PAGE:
PURPOSE: This work aims at promoting target localization accuracy in cranial stereotactic radiosurgery (SRS) applications by focusing on the correction of sequence-dependent (also patient induced) magnetic resonance (MR) distortions at the lesion locations. A phantom-based quality assurance (QA) methodology was developed and implemented for the evaluation of three distortion correction techniques. The same approach was also adapted to cranial MR images used for SRS treatment planning purposes in single or multiple brain metastases cases. METHODS: A three-dimensional (3D)-printed head phantom was filled with a 3D polymer gel dosimeter. Following treatment planning and dose delivery, volumes of radiation-induced polymerization served as hypothetical lesions, offering adequate MR contrast with respect to the surrounding unirradiated areas. T1-weighted (T1w) MR imaging was performed at 1.5 T using the clinical scanning protocol for SRS. Additional images were acquired to implement three distortion correction methods; the field mapping (FM), mean image (MI) and signal integration (SI) techniques. Reference lesion locations were calculated as the averaged centroid positions of each target identified in the forward and reverse read gradient polarity MRI scans. The same techniques and workflows were implemented for the correction of contrast-enhanced T1w MR images of 10 patients with a total of 27 brain metastases. RESULTS: All methods employed in the phantom study diminished spatial distortion. Median and maximum distortion magnitude decreased from 0.7 mm (2.10 ppm) and 0.8 mm (2.36 ppm), respectively, to <0.2 mm (0.61 ppm) at all target locations, using any of the three techniques. Image quality of the corrected images was acceptable, while contrast-to-noise ratio slightly increased. Results of the patient study were in accordance with the findings of the phantom study. Residual distortion in corrected patient images was found to be <0.3 mm in the vast majority of targets. Overall, the MI approach appears to be the most efficient correction method from the three investigated. CONCLUSIONS: In cranial SRS applications, patient-specific distortion correction at the target location(s) is feasible and effective, despite the expense of longer imaging time since additional MRI scan(s) need to be performed. A phantom-based QA methodology was developed and presented to reassure efficient implementation of correction techniques for sequence-dependent spatial distortion.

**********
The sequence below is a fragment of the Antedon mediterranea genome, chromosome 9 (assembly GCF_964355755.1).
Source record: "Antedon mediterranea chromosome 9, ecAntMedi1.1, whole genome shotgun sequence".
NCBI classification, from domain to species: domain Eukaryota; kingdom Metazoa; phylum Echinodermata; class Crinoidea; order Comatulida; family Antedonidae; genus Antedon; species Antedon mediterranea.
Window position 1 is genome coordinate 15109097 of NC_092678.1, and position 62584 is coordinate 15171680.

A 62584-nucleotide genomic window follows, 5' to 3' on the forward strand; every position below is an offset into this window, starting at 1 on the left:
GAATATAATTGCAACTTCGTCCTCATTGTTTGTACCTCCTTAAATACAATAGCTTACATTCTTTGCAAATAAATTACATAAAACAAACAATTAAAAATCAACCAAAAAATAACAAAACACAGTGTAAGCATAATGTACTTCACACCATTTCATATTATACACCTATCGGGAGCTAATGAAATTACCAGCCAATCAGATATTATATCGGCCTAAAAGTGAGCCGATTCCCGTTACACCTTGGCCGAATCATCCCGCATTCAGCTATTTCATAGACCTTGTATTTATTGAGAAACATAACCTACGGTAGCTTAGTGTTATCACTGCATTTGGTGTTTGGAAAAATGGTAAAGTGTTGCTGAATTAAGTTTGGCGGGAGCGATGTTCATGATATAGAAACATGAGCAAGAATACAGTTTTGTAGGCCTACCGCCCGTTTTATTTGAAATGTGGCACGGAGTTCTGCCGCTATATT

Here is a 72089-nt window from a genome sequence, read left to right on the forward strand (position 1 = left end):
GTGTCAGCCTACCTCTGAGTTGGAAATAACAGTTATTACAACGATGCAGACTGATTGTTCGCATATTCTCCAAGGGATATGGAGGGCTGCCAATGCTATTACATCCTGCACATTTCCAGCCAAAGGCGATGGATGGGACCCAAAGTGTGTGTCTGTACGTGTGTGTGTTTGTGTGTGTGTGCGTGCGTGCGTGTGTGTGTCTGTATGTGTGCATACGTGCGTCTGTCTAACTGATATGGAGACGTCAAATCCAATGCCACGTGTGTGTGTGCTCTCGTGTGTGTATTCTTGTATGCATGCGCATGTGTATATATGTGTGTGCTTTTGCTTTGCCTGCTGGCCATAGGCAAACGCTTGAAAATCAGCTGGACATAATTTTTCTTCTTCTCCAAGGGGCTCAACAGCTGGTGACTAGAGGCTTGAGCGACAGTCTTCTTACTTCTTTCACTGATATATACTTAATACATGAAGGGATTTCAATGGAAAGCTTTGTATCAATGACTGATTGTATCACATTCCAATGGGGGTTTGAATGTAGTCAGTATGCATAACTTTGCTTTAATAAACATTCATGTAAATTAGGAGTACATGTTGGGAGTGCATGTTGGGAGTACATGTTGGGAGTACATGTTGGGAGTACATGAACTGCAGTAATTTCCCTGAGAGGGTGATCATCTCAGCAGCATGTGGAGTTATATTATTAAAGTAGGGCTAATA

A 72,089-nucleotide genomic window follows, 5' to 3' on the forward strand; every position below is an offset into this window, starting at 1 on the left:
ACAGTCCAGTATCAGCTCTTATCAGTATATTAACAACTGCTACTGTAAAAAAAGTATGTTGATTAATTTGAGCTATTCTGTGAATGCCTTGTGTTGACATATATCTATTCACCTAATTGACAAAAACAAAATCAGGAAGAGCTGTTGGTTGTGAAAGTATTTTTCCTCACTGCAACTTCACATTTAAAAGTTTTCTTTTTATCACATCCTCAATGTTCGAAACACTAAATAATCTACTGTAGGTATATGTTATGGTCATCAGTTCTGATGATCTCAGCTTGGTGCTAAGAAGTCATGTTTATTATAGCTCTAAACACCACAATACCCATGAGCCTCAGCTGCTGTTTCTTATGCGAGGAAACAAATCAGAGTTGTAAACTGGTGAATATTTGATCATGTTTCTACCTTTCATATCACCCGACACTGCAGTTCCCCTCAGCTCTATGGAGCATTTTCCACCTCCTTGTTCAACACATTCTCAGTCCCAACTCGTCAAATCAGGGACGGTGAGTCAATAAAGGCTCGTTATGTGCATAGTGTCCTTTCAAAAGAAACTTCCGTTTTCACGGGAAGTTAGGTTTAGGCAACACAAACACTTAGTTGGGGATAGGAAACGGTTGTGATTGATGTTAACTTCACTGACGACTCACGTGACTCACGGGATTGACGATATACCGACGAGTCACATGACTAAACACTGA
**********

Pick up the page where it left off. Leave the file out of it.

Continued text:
Asunto(s)
Neoplasias Encefálicas , Radiocirugia , Neoplasias Encefálicas/diagnóstico por imagen , Neoplasias Encefálicas/radioterapia , Humanos , Imagen por Resonancia Magnética , Espectroscopía de Resonancia Magnética , Fantasmas de Imagen
9.
Clin Lymphoma Myeloma Leuk ; 20(10): 704-711, 2020 10.
Artículo en Inglés | MEDLINE | ID: mdl-32653455

RESUMEN

INTRODUCTION: Socioeconomic status (SES) has been shown to be a prognostic factor for overall survival in a variety of hematologic malignancies, especially for patients who require continuous care such as those with multiple myeloma (MM). PATIENTS AND METHODS: We retrospectively collected data from 223 patients with symptomatic MM diagnosed and treated in our department from January 2005 to December 2019. The modified Kuppuswamy scale, slightly modified, was used for the SES assessment. The Kaplan-Meier estimator of survival and Cox regression analysis were used. RESULTS: In our cohort of 223 patients with MM, low SES was an independent poor prognostic factor for overall survival (OS), in addition to higher International Staging System stage and high-risk cytogenetics (hazard ratio for low SES on Cox regression analysis, 2.092; 95% confidence interval [CI], 1.36-3.2; log-rank P = .000). Patients with low SES had inferior survival compared with the whole patient cohort (median OS: low SES, 28 months; 95% CI, 18-37.9; high SES, 68 months; 95% CI, 55.6-80.4; log-rank P = .000). The low SES effect on OS was more evident for the elderly patients who were not transplant eligible and in those with a diagnosis of MM International Staging System stage I. The effect of low SES on OS was attenuated by time, and ethnic origin had no effect on OS. CONCLUSIONS: The results of the present study have shown that low SES is an independent poor prognostic factor for survival of patients with MM.